--On 9 July 2009 07:48:51 -0400 Rich Kulawiec <rsk(_at_)gsp(_dot_)org> wrote:
On Thu, Jul 09, 2009 at 10:08:35AM +0100, Ian Eiloart wrote:
Knowing the real email address responsible lets us:
1. Contact the owner of a compromised account, and advise them to take
Granted, all the following may be true, but we're still better off than the
current situation where we have no clue who has sent most emails.
If the account's compromised, then the new owner may not permit
the former owner to see those communications.
Well, that's a sure way of getting the attention of the account owner.
The former owner is unlikely to believe such reports or take any
meaningful action. For example, they may just abandon the compromised
account, and open a new one...which will shortly be compromised in
the same way.
Well, if people don't value their accounts, that may be true. In that
event, you have to do something else.
The former owner will classify these reports as spam/phishes.
So, blacklist them, or contact their provider.
Relying on the same end-users who have created the problem to solve
it is a 100% pre-failed strategy.
Who said we're relying on that. If I'd given you a list of ONE item, then
you could level that accusation.
2. Contact the account service provider.
If you can manage to jump through the hoops they've put in place, sure.
But automated reporting will misfire, manual reporting doesn't scale,
and many account service providers simply don't care. They don't
have to: there are few, if any, meaningful consequences to apathy,
and as long as they're profitable, few of them care about their
responsibilities to the 'net.
3. Blacklist the address.
(I'm presuming you mean email address, not IP address.)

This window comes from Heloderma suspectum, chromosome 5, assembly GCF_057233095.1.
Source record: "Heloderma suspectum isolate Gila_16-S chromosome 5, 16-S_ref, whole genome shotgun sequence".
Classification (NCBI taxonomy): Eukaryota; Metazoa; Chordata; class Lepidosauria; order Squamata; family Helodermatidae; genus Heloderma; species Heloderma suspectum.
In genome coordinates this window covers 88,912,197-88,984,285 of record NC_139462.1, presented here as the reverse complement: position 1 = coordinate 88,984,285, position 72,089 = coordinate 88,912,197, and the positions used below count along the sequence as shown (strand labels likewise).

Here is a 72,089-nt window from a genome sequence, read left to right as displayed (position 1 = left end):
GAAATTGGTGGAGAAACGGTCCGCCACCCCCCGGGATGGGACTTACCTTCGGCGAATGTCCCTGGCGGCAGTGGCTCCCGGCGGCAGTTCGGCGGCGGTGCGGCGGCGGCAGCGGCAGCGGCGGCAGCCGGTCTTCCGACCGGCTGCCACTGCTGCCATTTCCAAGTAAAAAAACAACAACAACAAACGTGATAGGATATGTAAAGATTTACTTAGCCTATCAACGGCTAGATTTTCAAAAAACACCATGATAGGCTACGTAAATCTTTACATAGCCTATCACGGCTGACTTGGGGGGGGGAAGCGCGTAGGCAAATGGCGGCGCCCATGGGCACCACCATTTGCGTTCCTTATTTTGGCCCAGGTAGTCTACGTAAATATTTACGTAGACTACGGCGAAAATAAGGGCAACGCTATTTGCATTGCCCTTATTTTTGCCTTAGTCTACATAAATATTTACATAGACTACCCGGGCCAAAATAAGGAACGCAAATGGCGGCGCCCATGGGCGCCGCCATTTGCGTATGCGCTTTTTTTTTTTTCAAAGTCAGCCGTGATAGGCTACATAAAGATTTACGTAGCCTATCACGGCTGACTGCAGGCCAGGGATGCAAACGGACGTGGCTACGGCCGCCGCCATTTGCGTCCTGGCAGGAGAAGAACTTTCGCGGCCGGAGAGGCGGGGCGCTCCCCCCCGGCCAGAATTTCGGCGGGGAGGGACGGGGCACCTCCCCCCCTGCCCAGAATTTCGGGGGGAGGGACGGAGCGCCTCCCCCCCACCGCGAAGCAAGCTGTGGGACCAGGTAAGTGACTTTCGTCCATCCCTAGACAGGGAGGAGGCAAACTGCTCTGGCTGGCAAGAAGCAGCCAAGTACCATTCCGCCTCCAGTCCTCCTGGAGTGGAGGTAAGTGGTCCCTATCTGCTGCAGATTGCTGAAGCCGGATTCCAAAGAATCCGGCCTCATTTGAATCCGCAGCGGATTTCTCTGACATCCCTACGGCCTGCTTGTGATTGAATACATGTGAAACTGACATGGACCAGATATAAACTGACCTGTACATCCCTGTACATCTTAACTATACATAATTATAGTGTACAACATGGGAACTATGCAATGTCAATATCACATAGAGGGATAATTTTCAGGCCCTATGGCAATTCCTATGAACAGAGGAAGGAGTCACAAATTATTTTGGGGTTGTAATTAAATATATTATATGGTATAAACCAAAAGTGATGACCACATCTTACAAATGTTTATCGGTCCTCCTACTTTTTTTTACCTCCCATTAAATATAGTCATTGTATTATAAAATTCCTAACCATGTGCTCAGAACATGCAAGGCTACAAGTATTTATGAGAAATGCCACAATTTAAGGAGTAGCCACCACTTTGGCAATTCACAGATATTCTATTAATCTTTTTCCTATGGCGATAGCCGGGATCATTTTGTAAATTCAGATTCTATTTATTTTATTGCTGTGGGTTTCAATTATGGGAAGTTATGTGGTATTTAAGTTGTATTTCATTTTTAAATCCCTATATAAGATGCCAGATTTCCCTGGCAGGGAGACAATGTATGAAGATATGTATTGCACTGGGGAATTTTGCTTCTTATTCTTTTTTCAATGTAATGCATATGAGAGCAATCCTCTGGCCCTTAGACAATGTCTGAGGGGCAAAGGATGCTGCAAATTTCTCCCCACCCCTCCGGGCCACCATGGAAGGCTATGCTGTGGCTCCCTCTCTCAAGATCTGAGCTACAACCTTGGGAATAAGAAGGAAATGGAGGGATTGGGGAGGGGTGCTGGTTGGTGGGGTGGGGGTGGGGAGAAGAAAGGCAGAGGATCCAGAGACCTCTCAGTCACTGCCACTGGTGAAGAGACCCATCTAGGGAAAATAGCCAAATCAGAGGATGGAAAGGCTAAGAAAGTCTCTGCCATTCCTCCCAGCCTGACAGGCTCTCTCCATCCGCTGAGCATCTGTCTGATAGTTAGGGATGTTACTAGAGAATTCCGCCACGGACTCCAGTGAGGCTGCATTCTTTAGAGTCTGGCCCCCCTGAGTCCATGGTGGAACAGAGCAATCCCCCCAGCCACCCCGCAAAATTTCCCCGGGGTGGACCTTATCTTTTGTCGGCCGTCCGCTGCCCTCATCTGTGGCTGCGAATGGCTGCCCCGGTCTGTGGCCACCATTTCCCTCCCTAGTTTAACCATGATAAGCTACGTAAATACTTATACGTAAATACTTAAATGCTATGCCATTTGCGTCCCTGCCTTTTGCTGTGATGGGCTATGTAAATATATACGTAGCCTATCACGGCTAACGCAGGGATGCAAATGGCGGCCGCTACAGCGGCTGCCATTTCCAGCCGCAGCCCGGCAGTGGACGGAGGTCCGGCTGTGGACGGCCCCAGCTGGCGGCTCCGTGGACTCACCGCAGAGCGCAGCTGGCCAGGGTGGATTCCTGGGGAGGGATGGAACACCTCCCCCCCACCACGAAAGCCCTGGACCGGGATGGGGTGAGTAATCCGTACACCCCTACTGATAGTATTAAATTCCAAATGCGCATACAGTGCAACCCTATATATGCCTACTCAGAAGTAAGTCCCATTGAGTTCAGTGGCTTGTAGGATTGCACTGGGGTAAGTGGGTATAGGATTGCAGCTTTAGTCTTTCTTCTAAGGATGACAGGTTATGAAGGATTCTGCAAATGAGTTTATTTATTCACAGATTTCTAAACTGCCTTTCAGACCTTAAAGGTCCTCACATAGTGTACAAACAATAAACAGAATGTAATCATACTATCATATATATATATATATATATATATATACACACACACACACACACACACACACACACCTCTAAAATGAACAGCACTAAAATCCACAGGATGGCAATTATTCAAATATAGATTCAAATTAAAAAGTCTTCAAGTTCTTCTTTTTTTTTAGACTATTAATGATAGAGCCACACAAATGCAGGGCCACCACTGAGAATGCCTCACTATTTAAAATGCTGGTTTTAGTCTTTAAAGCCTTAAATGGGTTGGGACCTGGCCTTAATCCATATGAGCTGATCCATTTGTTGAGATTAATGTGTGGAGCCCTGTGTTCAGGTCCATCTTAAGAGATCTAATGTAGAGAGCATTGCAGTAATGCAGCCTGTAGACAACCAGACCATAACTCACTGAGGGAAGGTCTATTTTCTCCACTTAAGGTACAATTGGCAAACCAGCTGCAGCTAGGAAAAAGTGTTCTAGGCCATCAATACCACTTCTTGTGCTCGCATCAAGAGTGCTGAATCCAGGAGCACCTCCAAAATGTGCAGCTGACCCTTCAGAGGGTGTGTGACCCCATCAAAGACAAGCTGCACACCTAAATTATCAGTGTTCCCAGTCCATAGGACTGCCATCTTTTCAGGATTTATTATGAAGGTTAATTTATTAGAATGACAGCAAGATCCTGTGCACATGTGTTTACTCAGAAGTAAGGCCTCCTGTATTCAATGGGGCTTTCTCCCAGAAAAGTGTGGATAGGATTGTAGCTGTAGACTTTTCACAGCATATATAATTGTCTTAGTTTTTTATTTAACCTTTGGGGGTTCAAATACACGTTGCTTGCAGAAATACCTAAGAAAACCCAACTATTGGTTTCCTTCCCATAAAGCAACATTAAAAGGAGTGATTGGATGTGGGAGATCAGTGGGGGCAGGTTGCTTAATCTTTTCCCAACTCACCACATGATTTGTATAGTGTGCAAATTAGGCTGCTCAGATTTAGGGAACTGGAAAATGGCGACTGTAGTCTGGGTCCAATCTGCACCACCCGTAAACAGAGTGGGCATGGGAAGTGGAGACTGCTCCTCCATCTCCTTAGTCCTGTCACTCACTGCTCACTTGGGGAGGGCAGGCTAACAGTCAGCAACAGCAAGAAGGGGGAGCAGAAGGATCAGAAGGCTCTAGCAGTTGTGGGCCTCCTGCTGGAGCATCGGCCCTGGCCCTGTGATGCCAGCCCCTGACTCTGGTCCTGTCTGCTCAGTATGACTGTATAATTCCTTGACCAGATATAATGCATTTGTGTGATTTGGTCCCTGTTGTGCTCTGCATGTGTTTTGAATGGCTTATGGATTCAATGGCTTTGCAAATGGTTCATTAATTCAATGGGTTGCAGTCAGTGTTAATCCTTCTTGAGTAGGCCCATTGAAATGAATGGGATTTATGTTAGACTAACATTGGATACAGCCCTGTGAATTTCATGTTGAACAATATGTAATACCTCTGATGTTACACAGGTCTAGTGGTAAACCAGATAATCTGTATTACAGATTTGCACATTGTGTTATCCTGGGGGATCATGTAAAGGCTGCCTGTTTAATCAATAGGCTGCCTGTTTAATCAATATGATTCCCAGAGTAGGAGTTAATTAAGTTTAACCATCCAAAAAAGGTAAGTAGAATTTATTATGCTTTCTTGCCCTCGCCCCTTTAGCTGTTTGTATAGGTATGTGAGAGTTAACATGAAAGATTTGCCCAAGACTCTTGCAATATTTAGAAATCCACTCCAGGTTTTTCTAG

Yes, but given that there is an inexhaustible supply of those, this will
block the spam that's not coming any more from yesterday's compromised
account and do nothing to block the spam that's coming tomorrow from
the next compromised account. This is also a 100% pre-failed strategy.
No, it's not. It makes life harder for the spammer. With reputation
services, you can limit the amount of inbound email from addresses that
haven't yet acquired good reputation.
(Now, if you're talking about IP address, sure: we have very effective
blacklist mechanisms for doing that.)
No, we don't. Witness the fact that 90% of email is still spam.
4. Bounce unwanted email back to the sender.
Unwanted mail should always be rejected, never bounced. Doing the
latter not only generates useless traffic but is pretty likely
to generate outscatter/backscatter, which is spam. And even if
it's correctly delivered, it will do absolutely no good -- see above.
Bounces only cause backscatter when you can't rely on the sender address
being accurate. When the address is accurate - a compromised account, for
example, there are no good arguments left against it. In fact, it'll
encourage security of the account.
IT Services, University of Sussex
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